It's winter here in New Zealand, and it's getting cold (probably not by the standards of any Northern Hemisphere readers, but I digress).
Much like most people out there, I don't really like being left out in the cold. And guess what? Your email subscribers don't like being left out in the cold either.
What do I mean by this? Well allow me to elaborate:
When we talk about email marketing, one thing that's always drilled into business owners minds is that you shouldn't email too much.
Most B2B businesses subscribe to this ideology and email infrequently. It's a little bit different with things like eCommerce, online retail etc as a lot of those companies are so transactional that you often have to send a higher volume of emails to get any cut through.
But for most businesses I deal with, email marketing tends to be something where you'll often err on the side of sort of emailing too infrequently, and that can be a really big problem.
Because what can happen is that by leaving people out in the cold and not communicating with them very often, when you actually do get around to sending an email to your database, those people may well have forgotten who you are.
This is especially so if your business is not one that has sort of everyday prominence or presence in your customers' lives.
We can all think of the companies that you can't drive down the road without seeing. I'm talking the likes of McDonalds, BP, Air New Zealand etc. If they send you an email, chances are, you've already seen them that day. At the very least you always remember who they are, due to constant brand exposure.
For many B2B businesses, the reality really is very different.. Your audience tends to only know and care about you at the times they want to know about you, or the times that you're actually actively getting yourself in front of them.
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So how does this issue tend to work in real life?
To start, you'll collect a bunch of email addresses through various mediums, and then you'll put them on your mailing platform like MailChimp or Active Campaign or something like that.
You'll have great intentions to send regular email newsletters and information ... but life (and work) gets in the way.
All of a sudden Christmas time and the end of the year roll around and you think "wow, we haven't spoken to these leads all year, we better send out a Christmas greeting or something like that."
Then you send out an email and you get a whole bunch of unsubscribes, and you don't really get much value from that list. People got your email but weren't familiar enough with you to care.
I want to stress that what I'm not saying is that you should go out there and spam your database with emails all day every day. But allowing your database to become too dormant, and communicating with them too infrequently also has a very detrimental effect.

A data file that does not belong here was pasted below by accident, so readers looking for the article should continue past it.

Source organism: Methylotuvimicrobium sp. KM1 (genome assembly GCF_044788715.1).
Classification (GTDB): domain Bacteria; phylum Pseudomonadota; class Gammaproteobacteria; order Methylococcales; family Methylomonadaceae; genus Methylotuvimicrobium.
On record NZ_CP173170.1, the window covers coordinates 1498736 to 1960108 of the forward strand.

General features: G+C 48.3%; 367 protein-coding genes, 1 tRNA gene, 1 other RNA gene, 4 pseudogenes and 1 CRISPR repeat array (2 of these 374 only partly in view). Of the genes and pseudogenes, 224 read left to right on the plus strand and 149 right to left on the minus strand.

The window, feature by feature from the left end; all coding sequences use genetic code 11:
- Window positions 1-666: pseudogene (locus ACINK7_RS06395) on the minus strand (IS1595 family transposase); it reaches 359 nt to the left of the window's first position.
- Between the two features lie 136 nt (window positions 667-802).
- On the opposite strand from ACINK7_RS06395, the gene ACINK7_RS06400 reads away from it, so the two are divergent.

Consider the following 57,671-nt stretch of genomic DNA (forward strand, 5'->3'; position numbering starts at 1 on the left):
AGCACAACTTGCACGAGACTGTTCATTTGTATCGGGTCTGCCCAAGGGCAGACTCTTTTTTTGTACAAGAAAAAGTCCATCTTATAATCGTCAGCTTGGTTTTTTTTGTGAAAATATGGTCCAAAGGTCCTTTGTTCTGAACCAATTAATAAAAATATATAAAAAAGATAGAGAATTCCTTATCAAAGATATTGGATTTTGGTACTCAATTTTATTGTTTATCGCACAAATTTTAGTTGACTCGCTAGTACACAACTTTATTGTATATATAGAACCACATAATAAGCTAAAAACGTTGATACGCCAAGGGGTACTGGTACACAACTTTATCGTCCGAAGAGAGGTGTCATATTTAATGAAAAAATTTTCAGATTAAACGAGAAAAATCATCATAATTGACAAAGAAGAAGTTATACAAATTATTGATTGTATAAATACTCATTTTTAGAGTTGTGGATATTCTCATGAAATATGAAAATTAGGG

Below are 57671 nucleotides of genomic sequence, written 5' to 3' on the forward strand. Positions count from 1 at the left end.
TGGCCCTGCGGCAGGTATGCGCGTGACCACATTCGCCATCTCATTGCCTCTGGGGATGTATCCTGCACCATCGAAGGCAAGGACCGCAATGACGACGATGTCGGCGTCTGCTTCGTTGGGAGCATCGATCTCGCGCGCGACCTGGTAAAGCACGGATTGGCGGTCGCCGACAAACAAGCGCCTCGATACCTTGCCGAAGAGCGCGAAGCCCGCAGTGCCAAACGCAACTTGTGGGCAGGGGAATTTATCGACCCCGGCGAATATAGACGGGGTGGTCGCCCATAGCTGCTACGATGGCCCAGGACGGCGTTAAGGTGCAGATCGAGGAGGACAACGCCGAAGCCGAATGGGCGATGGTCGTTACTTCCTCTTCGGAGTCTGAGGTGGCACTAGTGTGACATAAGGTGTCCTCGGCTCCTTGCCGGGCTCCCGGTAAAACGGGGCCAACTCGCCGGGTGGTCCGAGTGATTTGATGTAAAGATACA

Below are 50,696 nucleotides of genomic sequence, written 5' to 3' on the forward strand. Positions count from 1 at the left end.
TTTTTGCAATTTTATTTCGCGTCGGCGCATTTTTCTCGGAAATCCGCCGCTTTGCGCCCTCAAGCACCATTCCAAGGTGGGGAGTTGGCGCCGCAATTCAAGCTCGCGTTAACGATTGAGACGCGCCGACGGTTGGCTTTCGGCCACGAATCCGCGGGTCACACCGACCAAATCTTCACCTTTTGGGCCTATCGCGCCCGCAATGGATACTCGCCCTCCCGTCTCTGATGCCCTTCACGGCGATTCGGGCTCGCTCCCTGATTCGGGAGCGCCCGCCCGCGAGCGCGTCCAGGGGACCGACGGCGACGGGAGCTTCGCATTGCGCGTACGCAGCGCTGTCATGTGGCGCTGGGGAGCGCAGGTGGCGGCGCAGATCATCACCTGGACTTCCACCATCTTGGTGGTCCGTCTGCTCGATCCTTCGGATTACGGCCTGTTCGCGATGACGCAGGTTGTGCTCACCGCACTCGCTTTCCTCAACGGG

It's basically a game of not wanting to be on either end of the spectrum; what you want to do is sit in the middle, you want to find that "Goldilocks spot"
A classic example is the B2B business that collects a whole load of email addresses a trade show and then doesn't get around to emailing them for two or three months after.
Well, by the time that two or three months has elapsed, a whole load of people you spoke to will have gone cold, and they probably won't be interested anymore.
It's about being timely. Think about it like sales follow up - if someone calls your office or sends you an inquiry, you probably endeavor to get back to them pretty quickly. It should be the same thing with your email marketing as well. You want to be timely, you just don't want to be too aggressive and in people's faces.
As far as the optimum cadence for doing this goes, that's dependent on your industry, what you're selling, who your target market is and all those kinds of things.
As mentioned earlier, if you're an eCommerce business, people are going to expect to hear from you more often, you'll have lots of deals and sales to talk about, and can therefore usually get away with more frequent emails.
The same tends not to apply for B2B businesses. You might clear some ranges, or you might have certain promotions on but it's nothing like your mainstream, big box retail brands that push the "sale on now" angle all day long.
Therefore, what you want to do is start experimenting with how frequently you send emails and try and find that sweet spot. If you're just emailing quarterly, for example, then in my experience that probably isn't enough and you might want to try at least bi-monthly (of course if your stats/data say otherwise, then continue as you are and ignore my mad ramblings). Monthly emails are a good place to start.
The key message is that you should not collect a whole load of emails, sit on them for a year, and then wonder why they don't show much interest when you finally email them.
I've seen lists that people have tried to resurrect after two or three years of not contacting them. When you do that, believe me that it does not usually work very well.
I'm also interested to hear as well what you have found to be an effective cadence for your business - all feedback and input is welcome, so leave a comment under this article.